Dexter is yet another of the current crime authors who wrote introductions to the (relatively) recent editions of Maj Sjöwall and Per Wahlöö's Martin Beck mysteries (Vintage Crime/Black Lizard in the U.S., Harper Perennial in the U.K., at least in paperback).
The Fire Engine That Disappeared (1969) came fifth in the series and, writes Dexter, "My first preconception was that this husband-and-wife team, with a political stance well to the left, had become rather too bitterly cynical in the sixties and seventies of what they saw as the betrayal of many of their Socialist ideas and ideals."
We took care of that here two weeks ago; Detectives Beyond Borders readers know that strong political sensibilities do not preclude acute observation and sensitive, entertaining storytelling.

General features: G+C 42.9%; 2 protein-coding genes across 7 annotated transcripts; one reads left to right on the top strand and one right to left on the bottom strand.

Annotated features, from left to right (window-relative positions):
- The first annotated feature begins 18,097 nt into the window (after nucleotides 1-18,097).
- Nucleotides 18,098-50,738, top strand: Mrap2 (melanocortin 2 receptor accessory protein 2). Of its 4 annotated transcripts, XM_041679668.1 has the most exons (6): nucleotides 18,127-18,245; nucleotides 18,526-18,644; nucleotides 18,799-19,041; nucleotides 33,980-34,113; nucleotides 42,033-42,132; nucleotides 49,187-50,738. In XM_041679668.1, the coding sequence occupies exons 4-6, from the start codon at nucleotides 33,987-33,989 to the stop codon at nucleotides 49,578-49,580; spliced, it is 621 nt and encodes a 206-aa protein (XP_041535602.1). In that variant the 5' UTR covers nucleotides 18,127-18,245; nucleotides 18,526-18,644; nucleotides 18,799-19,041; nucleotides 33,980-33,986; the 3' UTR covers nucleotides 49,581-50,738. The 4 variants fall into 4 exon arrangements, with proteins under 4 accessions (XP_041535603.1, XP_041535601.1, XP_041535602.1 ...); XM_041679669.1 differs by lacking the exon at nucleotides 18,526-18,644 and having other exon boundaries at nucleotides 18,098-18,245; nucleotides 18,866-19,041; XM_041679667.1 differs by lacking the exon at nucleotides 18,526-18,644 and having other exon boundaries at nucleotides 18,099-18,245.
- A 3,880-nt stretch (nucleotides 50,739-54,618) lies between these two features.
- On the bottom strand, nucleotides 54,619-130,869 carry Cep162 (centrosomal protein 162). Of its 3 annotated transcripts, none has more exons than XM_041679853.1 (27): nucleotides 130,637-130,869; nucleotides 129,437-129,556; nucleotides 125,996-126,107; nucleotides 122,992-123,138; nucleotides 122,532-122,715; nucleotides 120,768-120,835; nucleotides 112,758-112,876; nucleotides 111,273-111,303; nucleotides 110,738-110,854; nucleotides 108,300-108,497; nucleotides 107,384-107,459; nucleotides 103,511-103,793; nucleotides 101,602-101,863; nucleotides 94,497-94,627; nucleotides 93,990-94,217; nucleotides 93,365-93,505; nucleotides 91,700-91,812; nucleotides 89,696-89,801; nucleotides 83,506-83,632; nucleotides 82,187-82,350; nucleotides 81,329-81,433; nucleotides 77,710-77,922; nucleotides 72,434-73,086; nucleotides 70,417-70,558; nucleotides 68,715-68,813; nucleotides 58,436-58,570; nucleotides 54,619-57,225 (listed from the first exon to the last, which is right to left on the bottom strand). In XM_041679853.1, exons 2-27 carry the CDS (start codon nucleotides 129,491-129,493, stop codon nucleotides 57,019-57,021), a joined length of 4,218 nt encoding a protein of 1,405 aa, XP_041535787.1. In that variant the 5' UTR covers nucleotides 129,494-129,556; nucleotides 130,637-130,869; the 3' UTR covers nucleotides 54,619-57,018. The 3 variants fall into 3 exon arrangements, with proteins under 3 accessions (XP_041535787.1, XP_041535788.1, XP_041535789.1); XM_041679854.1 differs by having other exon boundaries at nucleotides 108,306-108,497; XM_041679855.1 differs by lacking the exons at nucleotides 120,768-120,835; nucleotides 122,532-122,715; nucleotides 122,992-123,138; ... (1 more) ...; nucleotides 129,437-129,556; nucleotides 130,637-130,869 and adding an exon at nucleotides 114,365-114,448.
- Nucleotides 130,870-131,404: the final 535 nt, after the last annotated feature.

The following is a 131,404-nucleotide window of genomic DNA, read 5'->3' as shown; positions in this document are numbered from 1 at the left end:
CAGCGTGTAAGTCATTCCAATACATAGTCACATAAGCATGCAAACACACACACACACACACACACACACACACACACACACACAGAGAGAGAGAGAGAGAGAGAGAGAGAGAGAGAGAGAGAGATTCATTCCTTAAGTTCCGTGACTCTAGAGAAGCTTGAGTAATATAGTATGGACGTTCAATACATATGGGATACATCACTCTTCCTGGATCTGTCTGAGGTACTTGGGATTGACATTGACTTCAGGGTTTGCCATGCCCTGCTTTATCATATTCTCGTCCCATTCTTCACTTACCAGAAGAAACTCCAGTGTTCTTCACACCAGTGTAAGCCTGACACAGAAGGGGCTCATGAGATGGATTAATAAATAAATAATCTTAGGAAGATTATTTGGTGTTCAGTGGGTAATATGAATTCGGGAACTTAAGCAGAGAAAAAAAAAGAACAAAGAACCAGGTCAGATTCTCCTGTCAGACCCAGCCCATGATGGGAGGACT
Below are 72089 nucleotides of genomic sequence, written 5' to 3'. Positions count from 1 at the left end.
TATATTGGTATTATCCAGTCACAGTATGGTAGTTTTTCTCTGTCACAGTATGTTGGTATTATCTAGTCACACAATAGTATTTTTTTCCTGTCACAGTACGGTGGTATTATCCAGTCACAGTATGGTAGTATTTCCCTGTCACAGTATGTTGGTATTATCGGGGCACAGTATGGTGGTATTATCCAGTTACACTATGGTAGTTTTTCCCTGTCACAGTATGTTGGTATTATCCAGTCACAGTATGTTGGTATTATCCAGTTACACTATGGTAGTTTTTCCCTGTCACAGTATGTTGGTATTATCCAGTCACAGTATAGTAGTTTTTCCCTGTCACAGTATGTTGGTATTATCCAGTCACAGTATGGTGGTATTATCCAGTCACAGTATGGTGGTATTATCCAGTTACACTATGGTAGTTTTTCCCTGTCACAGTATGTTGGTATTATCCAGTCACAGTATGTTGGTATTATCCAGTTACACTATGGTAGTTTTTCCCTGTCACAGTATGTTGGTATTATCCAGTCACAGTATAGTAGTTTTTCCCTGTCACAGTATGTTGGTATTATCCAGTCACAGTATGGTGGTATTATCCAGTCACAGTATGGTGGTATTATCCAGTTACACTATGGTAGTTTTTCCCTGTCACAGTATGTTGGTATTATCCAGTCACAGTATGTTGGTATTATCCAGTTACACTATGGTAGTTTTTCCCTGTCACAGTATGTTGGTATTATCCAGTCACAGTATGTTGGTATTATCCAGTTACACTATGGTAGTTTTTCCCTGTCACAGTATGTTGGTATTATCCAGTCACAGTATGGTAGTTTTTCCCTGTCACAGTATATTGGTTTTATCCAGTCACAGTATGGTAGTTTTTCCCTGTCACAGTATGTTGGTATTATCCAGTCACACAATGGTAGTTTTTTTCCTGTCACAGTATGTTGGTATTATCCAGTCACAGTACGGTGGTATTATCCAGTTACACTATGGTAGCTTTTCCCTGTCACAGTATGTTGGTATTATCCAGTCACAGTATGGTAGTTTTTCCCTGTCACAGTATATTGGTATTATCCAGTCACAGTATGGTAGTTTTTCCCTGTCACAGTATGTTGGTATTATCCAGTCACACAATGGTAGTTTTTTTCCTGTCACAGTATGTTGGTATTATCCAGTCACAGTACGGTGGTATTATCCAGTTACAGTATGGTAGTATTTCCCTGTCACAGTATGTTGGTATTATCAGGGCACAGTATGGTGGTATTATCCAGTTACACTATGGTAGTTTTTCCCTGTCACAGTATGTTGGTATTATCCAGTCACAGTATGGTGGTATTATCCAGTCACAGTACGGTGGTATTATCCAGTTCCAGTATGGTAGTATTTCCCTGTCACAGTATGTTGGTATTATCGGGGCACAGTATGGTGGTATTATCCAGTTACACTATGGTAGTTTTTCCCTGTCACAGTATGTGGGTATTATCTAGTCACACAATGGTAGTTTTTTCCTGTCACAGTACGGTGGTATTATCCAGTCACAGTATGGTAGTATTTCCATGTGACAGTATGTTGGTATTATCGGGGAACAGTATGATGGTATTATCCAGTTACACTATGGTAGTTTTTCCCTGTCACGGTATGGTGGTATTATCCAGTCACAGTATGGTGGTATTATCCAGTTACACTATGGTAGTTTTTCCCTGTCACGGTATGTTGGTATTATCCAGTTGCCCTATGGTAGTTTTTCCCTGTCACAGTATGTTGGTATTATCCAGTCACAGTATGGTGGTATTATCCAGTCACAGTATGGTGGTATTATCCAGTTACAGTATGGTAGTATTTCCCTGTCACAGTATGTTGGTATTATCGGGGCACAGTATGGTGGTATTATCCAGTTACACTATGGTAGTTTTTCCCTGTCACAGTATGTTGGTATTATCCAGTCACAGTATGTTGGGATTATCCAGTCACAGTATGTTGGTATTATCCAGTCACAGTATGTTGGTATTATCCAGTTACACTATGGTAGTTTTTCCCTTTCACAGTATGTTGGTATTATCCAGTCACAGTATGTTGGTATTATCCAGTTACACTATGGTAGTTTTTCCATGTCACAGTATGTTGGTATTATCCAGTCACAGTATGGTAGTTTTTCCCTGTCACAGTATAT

We also know about Sjöwall and Wahlöö's wit, though I am pleased to add such a distinguished witness for the defense as Dexter against the canard that Scandinavians aren't funny. "What struck me" about The Fire Engine That Disappeared, writes Inspector Morse's creator, "was the gently underplayed humour of the writing."
One of Dexter's preconceptions involved Ed McBain's influence on Sjöwall and Wahlöö, and I'll save that matter for another post. Another was his belief that anything coming out of Sweden in the 1960s must be saturated with explicit sex.
Instead, he writes, "Sex plays only a very small part in the novel; and what sex we do find is handled with an almost serene simplicity." And if that isn't a beautifully sane (and accurate) assessment, I don't know what is.
Thanks, Colin; and goodnight, readers.
© Peter Rozovsky 2011